Only a week old at the time of writing, Panda & Sons has set up shop in the basement of 80 Queen Street. Externally there’s no obvious indication that it’s a bar, you just have to be hip enough to know it’s there, or curious enough to wander in and down the stairs. The sign reads “Panda & Sons Barbershop” but there are hints that all is not what it seems, like “Haircut 25¢” and “Shave 25¢”. Broadly speaking, it’s modelled after a 1920s prohibition speakeasy.
As usual, this was a Tuesday night and it wasn’t exactly busy, but still better than some well-established bars for a Tuesday.
The drinks menu is a work of art. Written by the bar’s founding father Iain McPherson (ex Voodoo Rooms) and illustrated by Via Fang, it could occupy you for a good while, even if you’re not interested in all the cocktails. I have to admit not having enough time to peruse it properly but I’m sure we’ll be back. Let’s just hope they don’t all get nicked.
It’s a bit bigger than I expected, with the bar at one end of the largest room and a few small rooms off to the sides. The ceilings are quite low and so’s the lighting, so it might be a little claustrophobic for some, and the lack of any windows won’t help.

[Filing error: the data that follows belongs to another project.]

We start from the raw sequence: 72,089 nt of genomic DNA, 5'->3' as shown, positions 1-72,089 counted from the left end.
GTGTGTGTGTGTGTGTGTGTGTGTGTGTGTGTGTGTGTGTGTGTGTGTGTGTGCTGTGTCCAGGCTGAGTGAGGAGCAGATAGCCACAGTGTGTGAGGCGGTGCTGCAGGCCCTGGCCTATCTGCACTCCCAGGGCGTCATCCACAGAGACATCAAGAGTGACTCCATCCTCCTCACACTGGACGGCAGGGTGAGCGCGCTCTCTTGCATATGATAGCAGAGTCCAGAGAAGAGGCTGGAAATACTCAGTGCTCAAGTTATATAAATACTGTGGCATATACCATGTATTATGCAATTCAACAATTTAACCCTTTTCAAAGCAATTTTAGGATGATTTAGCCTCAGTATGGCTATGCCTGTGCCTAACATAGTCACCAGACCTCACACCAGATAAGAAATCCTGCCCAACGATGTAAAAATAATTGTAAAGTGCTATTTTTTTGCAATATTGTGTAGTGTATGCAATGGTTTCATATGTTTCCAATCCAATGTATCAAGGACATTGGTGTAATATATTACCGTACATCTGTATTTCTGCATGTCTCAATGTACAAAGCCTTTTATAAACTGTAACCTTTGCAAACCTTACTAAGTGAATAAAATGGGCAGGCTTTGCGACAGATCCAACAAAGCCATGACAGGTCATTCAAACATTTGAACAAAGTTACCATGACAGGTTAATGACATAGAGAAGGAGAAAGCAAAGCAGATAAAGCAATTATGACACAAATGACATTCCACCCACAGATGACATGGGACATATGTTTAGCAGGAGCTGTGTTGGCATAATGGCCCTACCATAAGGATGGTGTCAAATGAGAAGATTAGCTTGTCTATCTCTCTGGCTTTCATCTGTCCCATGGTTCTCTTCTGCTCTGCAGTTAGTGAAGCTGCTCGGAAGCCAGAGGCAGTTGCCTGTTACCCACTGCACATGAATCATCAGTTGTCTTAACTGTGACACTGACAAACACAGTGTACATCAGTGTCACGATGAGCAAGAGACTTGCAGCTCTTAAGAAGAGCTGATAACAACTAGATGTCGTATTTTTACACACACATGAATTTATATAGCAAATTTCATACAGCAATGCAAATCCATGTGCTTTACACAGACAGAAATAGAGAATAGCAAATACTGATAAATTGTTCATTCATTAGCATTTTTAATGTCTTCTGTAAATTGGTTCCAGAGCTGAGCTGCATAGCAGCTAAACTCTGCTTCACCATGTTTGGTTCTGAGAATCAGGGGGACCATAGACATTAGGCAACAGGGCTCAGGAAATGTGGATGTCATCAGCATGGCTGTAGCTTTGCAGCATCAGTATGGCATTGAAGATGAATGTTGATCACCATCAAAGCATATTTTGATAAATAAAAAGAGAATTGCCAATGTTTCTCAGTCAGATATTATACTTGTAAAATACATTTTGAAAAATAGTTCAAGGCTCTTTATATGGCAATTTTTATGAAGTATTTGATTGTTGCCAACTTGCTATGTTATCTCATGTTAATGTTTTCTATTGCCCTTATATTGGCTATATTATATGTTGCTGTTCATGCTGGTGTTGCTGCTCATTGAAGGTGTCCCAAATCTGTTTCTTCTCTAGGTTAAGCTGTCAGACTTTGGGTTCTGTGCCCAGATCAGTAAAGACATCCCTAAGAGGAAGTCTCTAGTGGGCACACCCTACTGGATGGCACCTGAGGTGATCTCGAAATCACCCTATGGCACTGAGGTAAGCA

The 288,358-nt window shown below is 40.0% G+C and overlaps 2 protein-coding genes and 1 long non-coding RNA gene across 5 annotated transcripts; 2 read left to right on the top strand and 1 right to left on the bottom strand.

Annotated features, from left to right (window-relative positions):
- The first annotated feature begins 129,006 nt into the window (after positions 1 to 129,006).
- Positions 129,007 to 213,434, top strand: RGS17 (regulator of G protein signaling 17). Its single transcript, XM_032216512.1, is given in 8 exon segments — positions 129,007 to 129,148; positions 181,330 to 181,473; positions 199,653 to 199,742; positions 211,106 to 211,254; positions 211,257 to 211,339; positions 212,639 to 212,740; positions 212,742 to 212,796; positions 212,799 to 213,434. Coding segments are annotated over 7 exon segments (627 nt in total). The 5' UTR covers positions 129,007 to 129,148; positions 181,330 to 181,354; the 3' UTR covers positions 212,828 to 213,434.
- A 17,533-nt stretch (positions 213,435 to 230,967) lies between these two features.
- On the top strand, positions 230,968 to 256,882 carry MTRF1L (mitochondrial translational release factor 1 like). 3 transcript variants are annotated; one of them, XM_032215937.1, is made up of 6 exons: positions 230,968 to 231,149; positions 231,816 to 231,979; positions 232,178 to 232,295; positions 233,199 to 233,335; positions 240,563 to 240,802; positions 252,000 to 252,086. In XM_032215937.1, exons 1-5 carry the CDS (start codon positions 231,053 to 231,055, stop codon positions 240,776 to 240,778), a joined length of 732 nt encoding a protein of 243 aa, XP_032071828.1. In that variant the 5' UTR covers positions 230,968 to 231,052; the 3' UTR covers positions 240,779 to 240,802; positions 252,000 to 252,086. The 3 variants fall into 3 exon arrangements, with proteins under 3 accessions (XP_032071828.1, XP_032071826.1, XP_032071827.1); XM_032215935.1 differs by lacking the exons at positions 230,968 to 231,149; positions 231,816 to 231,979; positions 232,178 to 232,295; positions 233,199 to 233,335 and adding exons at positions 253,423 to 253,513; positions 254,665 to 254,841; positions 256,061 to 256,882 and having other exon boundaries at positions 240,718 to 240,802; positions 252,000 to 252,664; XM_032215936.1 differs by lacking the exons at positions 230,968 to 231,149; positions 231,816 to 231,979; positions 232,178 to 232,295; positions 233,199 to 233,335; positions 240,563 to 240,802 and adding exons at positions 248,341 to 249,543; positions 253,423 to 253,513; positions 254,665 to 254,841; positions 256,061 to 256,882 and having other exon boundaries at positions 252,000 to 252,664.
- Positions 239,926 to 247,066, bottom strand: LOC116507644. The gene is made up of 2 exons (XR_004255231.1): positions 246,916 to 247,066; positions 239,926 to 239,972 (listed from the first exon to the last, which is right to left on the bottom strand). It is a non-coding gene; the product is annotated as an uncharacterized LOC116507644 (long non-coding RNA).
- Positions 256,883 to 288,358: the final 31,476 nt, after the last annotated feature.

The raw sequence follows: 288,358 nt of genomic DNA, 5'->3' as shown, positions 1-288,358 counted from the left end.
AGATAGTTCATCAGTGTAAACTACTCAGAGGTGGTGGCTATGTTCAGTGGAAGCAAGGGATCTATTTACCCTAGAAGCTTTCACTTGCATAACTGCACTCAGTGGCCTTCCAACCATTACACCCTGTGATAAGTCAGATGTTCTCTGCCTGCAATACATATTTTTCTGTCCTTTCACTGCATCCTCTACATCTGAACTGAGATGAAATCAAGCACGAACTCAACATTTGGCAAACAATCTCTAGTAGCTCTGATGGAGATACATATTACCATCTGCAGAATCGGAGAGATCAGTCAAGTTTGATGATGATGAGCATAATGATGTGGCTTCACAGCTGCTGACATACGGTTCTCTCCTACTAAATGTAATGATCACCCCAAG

Service-wise it seemed good, we got complimentary popcorn and water without even asking. The staff all seemed helpful and attentive, but not overbearing. The music was a mixture of 70s-ish soul/disco and intelligent dance stuff like Erlend Øye.
My only gripe is that the cask beer’s expensive. They’re obviously aiming for a particular cross-section of society, and sadly I’m not in it. I’ve told you before, I’m a tight git.
There’s only one cask and three kegs: Cairngorm Tradewinds on cask and West Hefeweizen, Black Isle Blonde and Guinness on keg. The cask will be chaning regularly, I’m told. In bottles there’s Harviestoun Bitter & Twisted, Little Creatures Pale Ale, various Innis & Gunn, Barney’s Red Rye and Goose Island Honker’s Ale.
The round was £21.60 for 4 Tradewinds and a gin and tonic. With the G&T at £4, that puts it at £4.40 per pint. That’s sort of the going rate for keg beers in swankier up-market pubs in this part of town, but cask is generally cheaper, mostly under £4. This is easily the priciest pint of cask in town so far on the tour. I was disappointed. Annoyed, even. You’d get the same beer in Cloisters (arguably the best pub in town) for around a quid less. That’s a heavy anti-ned tax right there. Ok, I’ll shut up now.
There is of course a long list of cocktails, spirits and fine wines too.
Nothing yet, but they have plans. I heard mention of “sharing platters” at least.